When Prince Charming Franz arrived home with Cinders Franz he needed to persuade his mother to take in Cinders, but since his mother was a musical sort she soon saw the advantages of having a tame musical genius in the house. Cinders Franz lived with them from the late autumn of 1816 until the summer of 1817.
Schobers's account of his rescue of Cinders Franz from teaching drudgery is absurd and we are right to mock it. Schubert's situation as an assistant teacher in his father's school was much more complex than Schober seems to realise.
From the point of view of Schubert's father, his permission to run the school [in Rossau] was based on the provision of a certain number of assistant teachers. In his application he had made much of the 'skillset enhancement' arising from the presence of a musical genius among those teachers. When his son left he would have had to find and pay a replacement and hope that the authorities did not notice that the musical genius was no longer on the staff.
From Schubert's point of view, leaving the safe haven of the school was not without risk. It is probable that it was his short stature and short-sightedness that saved him from conscription into the army, but his position as an assistant teacher in his father's school was an additional protection. Once he gave up that job his status in the Austrian Empire was dangerously close to 'vagrant'. With the tacit agreement of his father he seems to have kept a nominal position as a schoolteacher for some years after he left: when the police interviewed him during the Senn affair in 1819 he wisely gave his occupation as 'assistant teacher'.
Schober's silly, self-aggrandising tale is not just a harmless fairy story. It has become one of the elements in the persistent view of Schubert's father as a Gradgrind, an unimaginative dullard who failed to see his composer son's potential or support him in developing it. In this view, Schubert's father is the one who chained the composer's wingèd horse to the ground. In reality – at least as far as we can guess at it – Schubert senior may have been someone who, in his own words, 'enjoyed moralising', but he was not a tyrant.
He had severe limitations placed on his conduct and lifestyle by his priestly employers and had to survive under Franz II's school censorship regime. He had built his own career up from nothing, partly by luck but mainly by drudgery. He had managed to get his son a respectable education, in much the same way that his father had lifted him and his brother from the flax fields of Moravia via the Jesuit school in Brünn. Schubert and his brothers grew up in a close and supportive community in which his father seems to have been greatly respected. Furthermore, Schubert senior's fears for his son's future were quite justified. In music-mad Vienna, instrumentalists and composers were two-a-penny – few had secure positions, most were part-timers or amateurs.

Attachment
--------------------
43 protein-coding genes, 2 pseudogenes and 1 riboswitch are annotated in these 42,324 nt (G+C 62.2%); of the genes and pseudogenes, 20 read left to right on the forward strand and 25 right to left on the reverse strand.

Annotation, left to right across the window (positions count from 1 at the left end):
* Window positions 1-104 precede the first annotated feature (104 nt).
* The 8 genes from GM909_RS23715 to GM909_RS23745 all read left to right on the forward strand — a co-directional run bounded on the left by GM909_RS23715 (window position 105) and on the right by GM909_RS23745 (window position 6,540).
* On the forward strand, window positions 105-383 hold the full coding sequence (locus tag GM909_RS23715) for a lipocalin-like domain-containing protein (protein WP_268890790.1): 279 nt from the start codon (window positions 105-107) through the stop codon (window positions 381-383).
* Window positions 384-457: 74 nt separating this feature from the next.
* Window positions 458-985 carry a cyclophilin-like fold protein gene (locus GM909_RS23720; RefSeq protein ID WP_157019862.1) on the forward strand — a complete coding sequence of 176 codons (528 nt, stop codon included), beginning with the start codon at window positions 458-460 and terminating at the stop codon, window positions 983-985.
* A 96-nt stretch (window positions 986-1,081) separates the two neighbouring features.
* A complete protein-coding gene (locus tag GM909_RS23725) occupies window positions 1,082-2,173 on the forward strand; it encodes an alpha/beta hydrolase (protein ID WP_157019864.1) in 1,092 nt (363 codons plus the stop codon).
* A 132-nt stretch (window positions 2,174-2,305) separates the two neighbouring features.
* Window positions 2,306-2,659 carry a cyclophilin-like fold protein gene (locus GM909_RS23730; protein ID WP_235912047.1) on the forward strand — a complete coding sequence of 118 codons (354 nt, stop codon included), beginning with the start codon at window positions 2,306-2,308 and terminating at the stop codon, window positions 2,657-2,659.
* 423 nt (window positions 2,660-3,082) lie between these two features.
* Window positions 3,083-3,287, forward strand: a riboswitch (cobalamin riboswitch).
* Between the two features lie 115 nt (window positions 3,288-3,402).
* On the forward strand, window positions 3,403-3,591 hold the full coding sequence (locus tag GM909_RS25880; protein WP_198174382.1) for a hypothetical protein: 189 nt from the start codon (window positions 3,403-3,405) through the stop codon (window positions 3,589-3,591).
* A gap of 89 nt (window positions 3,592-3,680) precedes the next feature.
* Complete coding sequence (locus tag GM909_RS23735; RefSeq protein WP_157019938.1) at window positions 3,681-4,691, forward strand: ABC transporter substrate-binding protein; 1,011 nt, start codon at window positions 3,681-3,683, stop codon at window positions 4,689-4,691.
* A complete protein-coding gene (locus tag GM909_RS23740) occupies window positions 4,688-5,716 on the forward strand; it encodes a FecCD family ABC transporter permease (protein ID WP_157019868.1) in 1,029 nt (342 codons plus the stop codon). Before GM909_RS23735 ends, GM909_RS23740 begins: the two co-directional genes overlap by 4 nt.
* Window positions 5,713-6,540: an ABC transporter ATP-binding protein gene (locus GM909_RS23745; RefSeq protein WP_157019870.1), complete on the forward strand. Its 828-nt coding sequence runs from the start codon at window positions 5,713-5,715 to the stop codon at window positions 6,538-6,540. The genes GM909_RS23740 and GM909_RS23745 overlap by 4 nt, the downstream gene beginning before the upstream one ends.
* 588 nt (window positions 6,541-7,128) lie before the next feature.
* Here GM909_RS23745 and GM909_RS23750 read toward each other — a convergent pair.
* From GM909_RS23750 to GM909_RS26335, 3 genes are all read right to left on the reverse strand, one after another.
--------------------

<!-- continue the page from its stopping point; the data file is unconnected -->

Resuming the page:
It is therefore actually quite repellant to find the restless butterfly Schober, the moneyed dilettante who barely finished anything, smearing Schubert's father so freely for the purpose of enhancing his own reputation as the composer's saviour.
The money man
Although the Schober family fortunes had declined dramatically, as we have noted, Franz Schober had access to liquid reserves that his friends could not match. Not only was he supporting Schubert, but a number of other friends, even the Spauns, took out loans with him.
Kind hearts will be warmed at his financial support of his struggling friends; grumpy misanthropes such as your author suspect the true purpose was purchasing respect and making oneself indispensible. Whilst the reliable Spauns found paying back these loans a great struggle, there can have been no realistic expectation of Cinders ever paying them back.
On this point I'm with Schubert's father. For indeed, when it looked as though Axel Schober would return from the army in 1817, Cinders had to leave. Axel had fallen ill with Lungenschwindsucht (tuberculosis) in March in Alsace and wanted to return home to recuperate. He left Colmar at the end of August but never made it, dying en route on 6 September in Dillingen an der Donau, in Swabian Bavaria, where he was buried. It seems likely that Franz Schober travelled to Dillingen to retrieve Axel's belongings, but this is just an assumption: even in such a relatively simple matter the Schober cloud of unknowing descends and we have to admit that we have no evidence to show that Franz von Schober went to Dillingen.
In August and September 1816 Schober visited Sweden. In Schober's biography even the simplest things become confused and blurred. We are told that the journey, undertaken with a maternal uncle, was connected with some financial transaction or inheritance matter. Torup Castle had been sold four years before this and we wonder whether he would have been able to stay there.
Anton Ottenwalt, the eventual winner of the hand of Marie von Spaun, wrote to him, puzzled at what financial task he had to perform, since, in his opinion, the last person one would involve in a financial negotiation would be Franz von Schober. Ottenwalt suspects, as does your grumpy author, that Schober was really just going along for the journey to his former Swedish home. We would point to that exotic home as the root source of his psychologically invaluable 'otherness'.